Written by: Johnny Wood
How do you safeguard a culture that’s disappearing? This question sits at the heart of a new video game that’s helping to preserve an endangered indigenous Nordic culture.
Skábma: Snowfall is a first-of-its-kind video game based around the traditions, myths and languages of the Sámi people, a community of around 100,000 people spread across Norway, Sweden, Finland and Russia.
In the game, the beliefs and folk tales of Sámi culture are brought to digital life. Áilu, the protagonist, is a young goat herder with a close bond to nature who finds a long-forgotten drum. Using special powers that mirror Sámi myth, he sets out to save his Arctic village by becoming a shaman.
The story highlights the threats to the Sámi people’s way of life, as climate change and the encroaching modern world erode traditional Arctic livelihoods such as reindeer herding and selling handicrafts.
As families and younger members of the community migrate to cities, connections to their traditional roots are being destroyed. One of the 10 Sámi languages has already disappeared, and the remaining nine are considered endangered.
Putting Sámi traditions and beliefs at the heart of video games and other formats offers younger generations a way to “reclaim the culture and renew on their own terms,” the game’s writer Eira-Teresá Joret Mariánná told NME.
On thin ice
Alongside encroaching mining and forestry projects, climate change poses a serious threat to the Sámi people’s way of life. Sámiland – as their Arctic homelands are known – is warming, with the melting ice making once-rich hunting grounds disappear and creating food insecurity.
A reduction in sea ice is leading to increased shipping in the area, and as marine vessels access these once-frozen areas, the rising noise and pollution will disrupt marine species, driving them away from favoured hunting grounds.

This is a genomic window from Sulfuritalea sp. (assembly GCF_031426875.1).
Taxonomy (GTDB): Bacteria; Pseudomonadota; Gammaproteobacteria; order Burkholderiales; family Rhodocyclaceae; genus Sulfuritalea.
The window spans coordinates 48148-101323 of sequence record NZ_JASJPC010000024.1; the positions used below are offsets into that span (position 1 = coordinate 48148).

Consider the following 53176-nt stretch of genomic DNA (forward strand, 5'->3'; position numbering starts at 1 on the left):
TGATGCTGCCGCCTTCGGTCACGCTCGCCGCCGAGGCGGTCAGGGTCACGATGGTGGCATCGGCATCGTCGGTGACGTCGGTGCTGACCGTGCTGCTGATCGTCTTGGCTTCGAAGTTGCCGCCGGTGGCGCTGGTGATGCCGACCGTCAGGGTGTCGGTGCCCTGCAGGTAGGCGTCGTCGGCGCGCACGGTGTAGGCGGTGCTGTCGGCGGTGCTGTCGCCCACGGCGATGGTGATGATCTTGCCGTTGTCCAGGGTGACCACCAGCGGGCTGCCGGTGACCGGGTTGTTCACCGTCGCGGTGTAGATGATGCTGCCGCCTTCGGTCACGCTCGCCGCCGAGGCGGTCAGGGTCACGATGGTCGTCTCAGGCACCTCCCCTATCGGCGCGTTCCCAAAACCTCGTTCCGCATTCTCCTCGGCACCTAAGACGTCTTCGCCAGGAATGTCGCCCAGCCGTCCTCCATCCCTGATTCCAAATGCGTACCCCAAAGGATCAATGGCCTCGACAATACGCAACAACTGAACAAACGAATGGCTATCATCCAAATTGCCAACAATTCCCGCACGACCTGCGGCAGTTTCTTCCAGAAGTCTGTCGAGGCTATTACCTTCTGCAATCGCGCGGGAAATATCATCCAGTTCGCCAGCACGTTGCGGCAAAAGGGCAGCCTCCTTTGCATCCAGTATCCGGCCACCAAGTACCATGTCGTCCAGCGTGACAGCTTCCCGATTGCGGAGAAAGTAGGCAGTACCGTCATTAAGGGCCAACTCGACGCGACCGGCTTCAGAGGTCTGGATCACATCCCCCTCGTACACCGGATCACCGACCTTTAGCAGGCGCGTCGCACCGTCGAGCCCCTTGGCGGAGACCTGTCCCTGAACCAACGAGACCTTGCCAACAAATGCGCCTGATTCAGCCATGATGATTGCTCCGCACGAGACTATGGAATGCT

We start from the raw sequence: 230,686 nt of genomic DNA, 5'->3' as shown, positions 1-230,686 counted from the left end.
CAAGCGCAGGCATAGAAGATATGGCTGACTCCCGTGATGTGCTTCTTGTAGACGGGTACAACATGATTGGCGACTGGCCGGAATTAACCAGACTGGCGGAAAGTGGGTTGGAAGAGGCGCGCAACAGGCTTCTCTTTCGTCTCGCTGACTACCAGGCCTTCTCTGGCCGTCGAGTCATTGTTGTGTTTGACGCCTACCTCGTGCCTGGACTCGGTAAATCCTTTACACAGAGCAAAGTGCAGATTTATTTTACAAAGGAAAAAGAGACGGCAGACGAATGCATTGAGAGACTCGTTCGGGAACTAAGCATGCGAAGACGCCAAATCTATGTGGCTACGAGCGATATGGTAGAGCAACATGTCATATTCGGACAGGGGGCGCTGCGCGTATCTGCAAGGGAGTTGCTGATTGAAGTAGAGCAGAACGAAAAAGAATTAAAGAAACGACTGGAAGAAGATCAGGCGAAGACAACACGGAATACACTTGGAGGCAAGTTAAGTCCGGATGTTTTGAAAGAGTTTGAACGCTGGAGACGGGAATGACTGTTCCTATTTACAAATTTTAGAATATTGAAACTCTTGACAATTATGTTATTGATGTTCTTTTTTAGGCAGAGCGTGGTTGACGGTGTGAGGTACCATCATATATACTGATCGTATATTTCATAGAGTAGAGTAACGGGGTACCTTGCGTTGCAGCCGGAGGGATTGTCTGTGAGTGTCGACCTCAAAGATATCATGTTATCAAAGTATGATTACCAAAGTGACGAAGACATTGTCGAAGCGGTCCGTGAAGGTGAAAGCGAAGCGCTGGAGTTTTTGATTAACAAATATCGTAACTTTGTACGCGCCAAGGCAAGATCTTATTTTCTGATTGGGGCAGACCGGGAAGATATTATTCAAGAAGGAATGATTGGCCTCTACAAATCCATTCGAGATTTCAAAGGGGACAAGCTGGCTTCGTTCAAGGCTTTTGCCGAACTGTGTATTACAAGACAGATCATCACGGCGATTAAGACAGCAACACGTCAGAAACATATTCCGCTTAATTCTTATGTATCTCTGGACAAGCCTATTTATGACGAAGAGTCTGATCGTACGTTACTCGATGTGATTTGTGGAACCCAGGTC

Average air temperatures over the Arctic for October 2020 to September 2021 were the seventh highest on record, according to the National Oceanic and Atmospheric Administration’s Arctic Report Card: Update for 2021. As a result, the Arctic tundra is greening, with vegetation cover at its second-highest level since records began, while Arctic-wide post-winter sea ice volumes are at their lowest recorded level.
Melting ice causes sea levels to rise, while thawing permafrost releases greenhouse gases into the atmosphere that were once safely stored in the frozen ground.
“Arctic residents are often required to carry the heaviest burden of dealing with the impacts for which they bear little to no responsibility,” the Arctic Report Card notes.
The traditional knowledge of indigenous people protects and preserves 80% of the world’s biodiversity, environmental activist Hindou Oumarou Ibrahim said at the recent COP26 climate talks. However, many of these communities are also the most vulnerable and exposed to the impact of climate change, she explains.
Indigenous communities often depend on a deep understanding of, and respect for, nature to sustain their way of life. Centuries of integrating with weather patterns, landscapes and ecosystems have imbued tribes from the Pacific to the Amazon with the knowledge they need to survive – without data streams, TV or computers.
Indigenous communities can play a vital role in helping to rebuild our relationship with nature, so preserving their knowledge of the natural world is key to efforts to combat climate change.
Oumarou Ibrahim calls for indigenous voices to be better heard in the fight against climate change, to help inform climate policy and protect global biodiversity. Games such as Skábma: Snowfall may be one way of doing that.
Header Image Credit: Thom Reijnders/Unsplash
Republished with permission from World Economic Forum